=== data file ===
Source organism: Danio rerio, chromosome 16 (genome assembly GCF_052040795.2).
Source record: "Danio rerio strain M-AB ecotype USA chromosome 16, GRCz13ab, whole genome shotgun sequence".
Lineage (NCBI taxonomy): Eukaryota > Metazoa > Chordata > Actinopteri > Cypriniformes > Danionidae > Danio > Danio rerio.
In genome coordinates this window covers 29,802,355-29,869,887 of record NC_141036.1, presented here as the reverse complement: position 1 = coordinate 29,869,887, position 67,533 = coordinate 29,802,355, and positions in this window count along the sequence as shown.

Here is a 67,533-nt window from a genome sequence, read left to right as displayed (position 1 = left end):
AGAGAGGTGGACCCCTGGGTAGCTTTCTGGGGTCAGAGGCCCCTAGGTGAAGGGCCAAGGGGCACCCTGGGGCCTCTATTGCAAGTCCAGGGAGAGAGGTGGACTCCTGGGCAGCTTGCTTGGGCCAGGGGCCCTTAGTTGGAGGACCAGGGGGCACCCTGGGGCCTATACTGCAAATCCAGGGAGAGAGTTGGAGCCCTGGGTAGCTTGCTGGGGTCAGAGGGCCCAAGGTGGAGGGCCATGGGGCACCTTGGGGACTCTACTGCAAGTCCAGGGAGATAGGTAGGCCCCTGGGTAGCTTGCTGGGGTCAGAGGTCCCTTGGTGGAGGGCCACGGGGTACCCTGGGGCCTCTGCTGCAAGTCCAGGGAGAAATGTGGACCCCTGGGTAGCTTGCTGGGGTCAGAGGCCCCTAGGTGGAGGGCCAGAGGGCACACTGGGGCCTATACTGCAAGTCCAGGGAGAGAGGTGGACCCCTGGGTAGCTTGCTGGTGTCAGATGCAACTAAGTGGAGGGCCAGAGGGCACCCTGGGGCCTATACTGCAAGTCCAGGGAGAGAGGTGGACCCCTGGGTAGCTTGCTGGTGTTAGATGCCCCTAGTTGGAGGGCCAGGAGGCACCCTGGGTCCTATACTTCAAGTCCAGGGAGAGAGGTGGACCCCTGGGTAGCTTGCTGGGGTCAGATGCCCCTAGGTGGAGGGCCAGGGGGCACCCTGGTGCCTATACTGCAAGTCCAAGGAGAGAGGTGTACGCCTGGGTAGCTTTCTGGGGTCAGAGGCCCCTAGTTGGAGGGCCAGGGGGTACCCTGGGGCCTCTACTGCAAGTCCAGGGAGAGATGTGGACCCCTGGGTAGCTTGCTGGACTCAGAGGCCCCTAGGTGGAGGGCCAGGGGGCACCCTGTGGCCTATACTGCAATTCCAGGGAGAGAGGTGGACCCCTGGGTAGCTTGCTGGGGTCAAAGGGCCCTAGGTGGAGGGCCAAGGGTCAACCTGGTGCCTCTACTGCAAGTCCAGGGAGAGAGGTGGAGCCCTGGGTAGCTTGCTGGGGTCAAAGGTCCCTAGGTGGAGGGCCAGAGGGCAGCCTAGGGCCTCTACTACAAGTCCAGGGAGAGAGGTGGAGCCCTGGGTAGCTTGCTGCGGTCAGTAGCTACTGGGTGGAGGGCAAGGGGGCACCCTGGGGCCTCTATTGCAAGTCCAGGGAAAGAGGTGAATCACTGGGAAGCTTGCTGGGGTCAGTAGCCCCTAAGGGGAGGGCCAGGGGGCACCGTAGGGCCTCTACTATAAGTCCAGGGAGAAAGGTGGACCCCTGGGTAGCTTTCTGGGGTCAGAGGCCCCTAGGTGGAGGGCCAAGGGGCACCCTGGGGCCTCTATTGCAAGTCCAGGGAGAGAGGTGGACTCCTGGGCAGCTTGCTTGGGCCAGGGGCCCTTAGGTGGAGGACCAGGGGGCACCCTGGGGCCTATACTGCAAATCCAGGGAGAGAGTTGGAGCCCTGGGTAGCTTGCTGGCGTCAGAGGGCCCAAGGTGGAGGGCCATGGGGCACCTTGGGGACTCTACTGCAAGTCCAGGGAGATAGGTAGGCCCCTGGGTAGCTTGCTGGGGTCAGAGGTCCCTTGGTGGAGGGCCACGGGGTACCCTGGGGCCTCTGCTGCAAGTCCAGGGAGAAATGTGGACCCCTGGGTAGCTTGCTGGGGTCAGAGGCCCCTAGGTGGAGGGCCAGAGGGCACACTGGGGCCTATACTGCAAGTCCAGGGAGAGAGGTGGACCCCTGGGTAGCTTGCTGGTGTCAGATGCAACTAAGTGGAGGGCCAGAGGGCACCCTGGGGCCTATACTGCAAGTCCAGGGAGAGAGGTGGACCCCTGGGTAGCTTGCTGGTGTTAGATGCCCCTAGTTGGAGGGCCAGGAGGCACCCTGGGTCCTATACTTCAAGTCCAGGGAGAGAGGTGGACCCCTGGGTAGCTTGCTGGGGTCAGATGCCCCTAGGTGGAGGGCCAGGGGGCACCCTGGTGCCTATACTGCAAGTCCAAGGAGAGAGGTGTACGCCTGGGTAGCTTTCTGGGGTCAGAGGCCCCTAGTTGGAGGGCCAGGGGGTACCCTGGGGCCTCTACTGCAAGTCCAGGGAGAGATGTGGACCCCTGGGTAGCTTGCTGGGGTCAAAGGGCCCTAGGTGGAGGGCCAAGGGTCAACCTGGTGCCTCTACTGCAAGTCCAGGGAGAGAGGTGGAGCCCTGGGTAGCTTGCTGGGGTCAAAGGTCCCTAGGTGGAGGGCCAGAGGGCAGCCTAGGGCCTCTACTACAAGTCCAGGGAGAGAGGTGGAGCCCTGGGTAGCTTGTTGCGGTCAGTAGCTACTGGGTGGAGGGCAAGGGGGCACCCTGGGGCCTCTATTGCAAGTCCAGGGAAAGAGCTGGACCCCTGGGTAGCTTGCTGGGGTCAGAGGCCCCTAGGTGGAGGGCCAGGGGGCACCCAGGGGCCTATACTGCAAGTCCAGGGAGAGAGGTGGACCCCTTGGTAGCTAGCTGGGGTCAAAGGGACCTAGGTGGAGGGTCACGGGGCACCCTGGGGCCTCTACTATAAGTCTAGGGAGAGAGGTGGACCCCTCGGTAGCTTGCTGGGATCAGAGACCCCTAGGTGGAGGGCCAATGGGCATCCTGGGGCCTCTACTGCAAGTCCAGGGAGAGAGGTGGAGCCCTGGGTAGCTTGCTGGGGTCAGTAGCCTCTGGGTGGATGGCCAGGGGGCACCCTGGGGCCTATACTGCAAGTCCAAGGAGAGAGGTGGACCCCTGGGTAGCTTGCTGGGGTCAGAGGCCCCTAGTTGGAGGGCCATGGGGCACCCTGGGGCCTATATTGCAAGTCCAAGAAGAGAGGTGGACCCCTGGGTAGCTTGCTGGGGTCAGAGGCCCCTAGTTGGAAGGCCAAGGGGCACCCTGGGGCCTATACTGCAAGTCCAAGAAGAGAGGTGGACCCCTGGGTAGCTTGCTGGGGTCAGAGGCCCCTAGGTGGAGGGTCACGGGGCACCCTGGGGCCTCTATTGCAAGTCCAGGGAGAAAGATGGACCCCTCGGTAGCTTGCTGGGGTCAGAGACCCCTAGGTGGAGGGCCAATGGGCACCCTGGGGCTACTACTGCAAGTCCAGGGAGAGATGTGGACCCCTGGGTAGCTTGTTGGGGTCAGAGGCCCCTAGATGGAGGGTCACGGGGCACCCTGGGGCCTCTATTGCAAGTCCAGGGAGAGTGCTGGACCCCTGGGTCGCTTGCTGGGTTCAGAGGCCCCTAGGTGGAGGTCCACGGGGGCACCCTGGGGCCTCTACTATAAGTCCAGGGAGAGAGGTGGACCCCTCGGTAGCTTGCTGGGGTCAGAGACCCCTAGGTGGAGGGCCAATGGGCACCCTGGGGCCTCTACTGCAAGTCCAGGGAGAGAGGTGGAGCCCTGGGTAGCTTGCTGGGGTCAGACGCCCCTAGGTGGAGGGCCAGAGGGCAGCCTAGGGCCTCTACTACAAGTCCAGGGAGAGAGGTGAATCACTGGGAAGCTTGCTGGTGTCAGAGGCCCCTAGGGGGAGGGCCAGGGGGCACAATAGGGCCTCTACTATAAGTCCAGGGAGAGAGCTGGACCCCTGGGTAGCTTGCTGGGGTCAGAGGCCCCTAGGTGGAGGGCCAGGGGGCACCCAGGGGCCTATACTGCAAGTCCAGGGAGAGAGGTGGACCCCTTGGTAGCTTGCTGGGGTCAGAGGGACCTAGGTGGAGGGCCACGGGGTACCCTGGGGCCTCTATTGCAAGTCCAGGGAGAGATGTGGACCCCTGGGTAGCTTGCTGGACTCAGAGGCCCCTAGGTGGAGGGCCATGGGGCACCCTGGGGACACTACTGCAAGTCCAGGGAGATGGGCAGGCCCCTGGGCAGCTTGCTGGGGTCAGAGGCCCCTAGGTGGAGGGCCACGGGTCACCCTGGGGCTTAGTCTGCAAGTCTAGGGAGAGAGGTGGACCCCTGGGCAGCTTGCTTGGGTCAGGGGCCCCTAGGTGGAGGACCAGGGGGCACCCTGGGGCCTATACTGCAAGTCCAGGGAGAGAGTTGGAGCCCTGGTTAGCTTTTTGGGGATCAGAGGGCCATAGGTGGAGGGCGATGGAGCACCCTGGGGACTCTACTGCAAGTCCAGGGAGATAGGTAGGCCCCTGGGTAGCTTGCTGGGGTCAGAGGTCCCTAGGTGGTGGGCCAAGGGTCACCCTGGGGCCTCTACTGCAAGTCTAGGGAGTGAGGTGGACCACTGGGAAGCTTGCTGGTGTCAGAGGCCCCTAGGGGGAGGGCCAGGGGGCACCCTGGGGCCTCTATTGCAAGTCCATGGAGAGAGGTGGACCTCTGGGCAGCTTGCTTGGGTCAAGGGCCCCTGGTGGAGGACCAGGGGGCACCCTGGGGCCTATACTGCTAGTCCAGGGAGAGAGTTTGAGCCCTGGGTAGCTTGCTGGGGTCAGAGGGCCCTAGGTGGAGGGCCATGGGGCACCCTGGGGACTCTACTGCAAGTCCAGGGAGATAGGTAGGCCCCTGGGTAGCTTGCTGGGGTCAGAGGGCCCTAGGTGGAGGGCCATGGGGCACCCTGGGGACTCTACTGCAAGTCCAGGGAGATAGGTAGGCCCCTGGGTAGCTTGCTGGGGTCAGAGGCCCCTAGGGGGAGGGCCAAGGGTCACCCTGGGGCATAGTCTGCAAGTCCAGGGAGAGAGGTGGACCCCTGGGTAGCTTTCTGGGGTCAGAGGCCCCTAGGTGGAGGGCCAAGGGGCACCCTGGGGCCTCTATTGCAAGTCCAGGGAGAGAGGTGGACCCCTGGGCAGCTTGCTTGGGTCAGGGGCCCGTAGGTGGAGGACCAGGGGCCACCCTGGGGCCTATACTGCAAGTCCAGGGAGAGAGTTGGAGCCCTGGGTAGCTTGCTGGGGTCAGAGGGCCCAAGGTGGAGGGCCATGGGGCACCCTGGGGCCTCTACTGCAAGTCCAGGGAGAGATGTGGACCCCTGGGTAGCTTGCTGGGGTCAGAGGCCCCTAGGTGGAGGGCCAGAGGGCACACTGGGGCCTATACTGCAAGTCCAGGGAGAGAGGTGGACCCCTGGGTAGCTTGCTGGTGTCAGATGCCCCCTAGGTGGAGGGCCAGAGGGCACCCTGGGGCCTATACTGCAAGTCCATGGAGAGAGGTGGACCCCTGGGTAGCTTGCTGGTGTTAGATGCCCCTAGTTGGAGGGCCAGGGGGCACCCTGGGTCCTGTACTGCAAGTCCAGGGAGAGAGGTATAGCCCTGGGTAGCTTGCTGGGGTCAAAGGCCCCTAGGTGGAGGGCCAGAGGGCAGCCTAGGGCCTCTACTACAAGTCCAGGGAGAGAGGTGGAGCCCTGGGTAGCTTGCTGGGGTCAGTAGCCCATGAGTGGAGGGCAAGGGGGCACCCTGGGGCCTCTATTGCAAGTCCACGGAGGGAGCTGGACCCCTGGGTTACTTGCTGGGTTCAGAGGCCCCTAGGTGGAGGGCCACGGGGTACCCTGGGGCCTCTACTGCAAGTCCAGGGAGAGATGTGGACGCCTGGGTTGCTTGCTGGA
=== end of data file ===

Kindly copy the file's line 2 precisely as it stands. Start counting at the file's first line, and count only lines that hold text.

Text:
Source record: "Danio rerio strain M-AB ecotype USA chromosome 16, GRCz13ab, whole genome shotgun sequence".